Ropi Lake via Horsetail Falls – Desolation Wilderness

This hike is 6-ish difficult miles beginning at the Pyramid Creek trailhead on Highway 50, with about 1900 feet of elevation gain. The unmaintained trail goes past Horsetail Falls (a neat destination itself) up to several beautiful lakes in Desolation Wilderness.

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I’ve been wanting to hike up Pyramid Peak for quite some time, but it just hasn’t happened (yet). On the occasions I have planned to do this hike, I’ve been stopped by major thunderstorms or crazy gusts of wind. This weekend, the weather was looking pretty perfect, but with a late start and the days already getting shorter, we didn’t make it up the peak. I will get there eventually.  Instead, we hiked up to some high alpine lakes and enjoyed a beautiful and relaxing October day in Desolation Wilderness.

Basics: This hike is 6-ish difficult miles beginning at the Pyramid Creek trailhead on Highway 50. The unmaintained trail goes past Horsetail Falls (a neat destination itself) up to several beautiful lakes in Desolation Wilderness. Permits are required – day use permits can be issued at the trail. Overnight permits must be reserved in advance and picked up at the ranger station.

Directions to Trailhead: When driving up to Tahoe on Highway 50, the Pyramid Creek trailhead is on the left, about 2 miles past the town of Strawberry. The trailhead has a parking lot, but it’s a popular place in the summer so get there early. There is a parking fee.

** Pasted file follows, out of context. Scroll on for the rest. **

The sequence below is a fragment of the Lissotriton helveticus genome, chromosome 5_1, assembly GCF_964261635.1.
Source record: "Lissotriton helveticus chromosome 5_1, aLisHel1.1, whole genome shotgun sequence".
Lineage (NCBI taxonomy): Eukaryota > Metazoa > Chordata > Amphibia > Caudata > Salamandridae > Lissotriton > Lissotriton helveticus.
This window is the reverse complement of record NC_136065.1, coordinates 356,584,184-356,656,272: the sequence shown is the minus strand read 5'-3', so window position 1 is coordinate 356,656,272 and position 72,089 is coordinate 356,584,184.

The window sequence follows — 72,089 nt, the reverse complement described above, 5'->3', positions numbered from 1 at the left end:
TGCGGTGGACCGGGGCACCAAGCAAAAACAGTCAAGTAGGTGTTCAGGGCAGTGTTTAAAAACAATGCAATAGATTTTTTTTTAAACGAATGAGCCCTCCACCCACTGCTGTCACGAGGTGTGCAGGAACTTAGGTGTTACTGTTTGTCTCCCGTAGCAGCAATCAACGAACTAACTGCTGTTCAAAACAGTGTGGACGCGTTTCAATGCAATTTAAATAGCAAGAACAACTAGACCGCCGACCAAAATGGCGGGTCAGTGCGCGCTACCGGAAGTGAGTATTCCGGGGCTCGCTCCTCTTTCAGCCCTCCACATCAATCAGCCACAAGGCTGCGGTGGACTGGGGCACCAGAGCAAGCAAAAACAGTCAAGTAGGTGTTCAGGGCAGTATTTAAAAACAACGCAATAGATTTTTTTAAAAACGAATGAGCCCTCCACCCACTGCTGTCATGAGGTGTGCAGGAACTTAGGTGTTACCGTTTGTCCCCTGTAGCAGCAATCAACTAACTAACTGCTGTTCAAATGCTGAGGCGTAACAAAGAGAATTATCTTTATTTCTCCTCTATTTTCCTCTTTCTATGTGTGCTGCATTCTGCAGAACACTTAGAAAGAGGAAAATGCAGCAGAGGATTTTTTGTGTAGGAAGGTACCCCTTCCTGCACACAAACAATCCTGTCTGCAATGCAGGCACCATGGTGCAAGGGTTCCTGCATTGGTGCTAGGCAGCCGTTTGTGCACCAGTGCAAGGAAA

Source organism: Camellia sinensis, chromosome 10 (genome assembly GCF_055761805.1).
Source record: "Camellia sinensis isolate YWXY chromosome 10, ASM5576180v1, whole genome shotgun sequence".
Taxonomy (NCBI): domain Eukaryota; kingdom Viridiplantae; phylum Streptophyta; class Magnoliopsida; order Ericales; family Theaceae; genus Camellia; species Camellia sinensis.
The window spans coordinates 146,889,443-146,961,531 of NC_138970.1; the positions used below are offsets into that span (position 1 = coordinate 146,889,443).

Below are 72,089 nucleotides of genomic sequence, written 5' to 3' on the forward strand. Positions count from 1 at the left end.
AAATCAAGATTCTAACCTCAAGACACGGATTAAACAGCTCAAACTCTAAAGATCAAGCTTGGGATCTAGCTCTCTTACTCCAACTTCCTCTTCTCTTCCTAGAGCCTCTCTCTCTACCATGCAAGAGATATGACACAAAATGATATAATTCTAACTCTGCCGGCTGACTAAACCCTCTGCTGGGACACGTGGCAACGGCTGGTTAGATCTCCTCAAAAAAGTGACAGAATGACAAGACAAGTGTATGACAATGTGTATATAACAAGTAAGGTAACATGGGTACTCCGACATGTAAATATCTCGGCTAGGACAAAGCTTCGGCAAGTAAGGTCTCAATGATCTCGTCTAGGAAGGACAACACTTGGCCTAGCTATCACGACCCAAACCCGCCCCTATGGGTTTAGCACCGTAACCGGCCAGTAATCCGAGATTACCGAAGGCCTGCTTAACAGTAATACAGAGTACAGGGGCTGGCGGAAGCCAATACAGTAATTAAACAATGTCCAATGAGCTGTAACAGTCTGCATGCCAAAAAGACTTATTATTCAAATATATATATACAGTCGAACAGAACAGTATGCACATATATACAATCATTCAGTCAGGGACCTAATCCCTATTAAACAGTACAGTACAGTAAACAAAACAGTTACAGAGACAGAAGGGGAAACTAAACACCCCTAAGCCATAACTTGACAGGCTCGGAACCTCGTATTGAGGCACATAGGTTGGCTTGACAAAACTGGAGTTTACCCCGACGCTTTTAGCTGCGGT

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Trail Description:  We got a relatively late start; we were at the trailhead around 9:00 am. For some reason, it didn’t occur to me that the government shutdown might affect Desolation Wilderness. We began making the left the turn into the parking lot when we realized the gate was shut! What the….? There was a piece of paper stuck to the gate with some words about facilities being closed due to a lack of federal funding. Rob wanted to use our 4WD to get over the curb and into the parking lot. I did not approve. We turned around and found some parking further down the road. I’m not really sure if the trails are supposed to be closed, but plenty of people were out hiking.

We parked near the driveway of an empty cabin. After running across the highway, we walked into the deserted parking lot and made it to the trailhead. Couldn’t they just leave the gate open? I don’t care if the bathrooms are locked. I don’t like running across highways.

A light dusting of snow at the trailhead.
A light dusting of snow at the trailhead.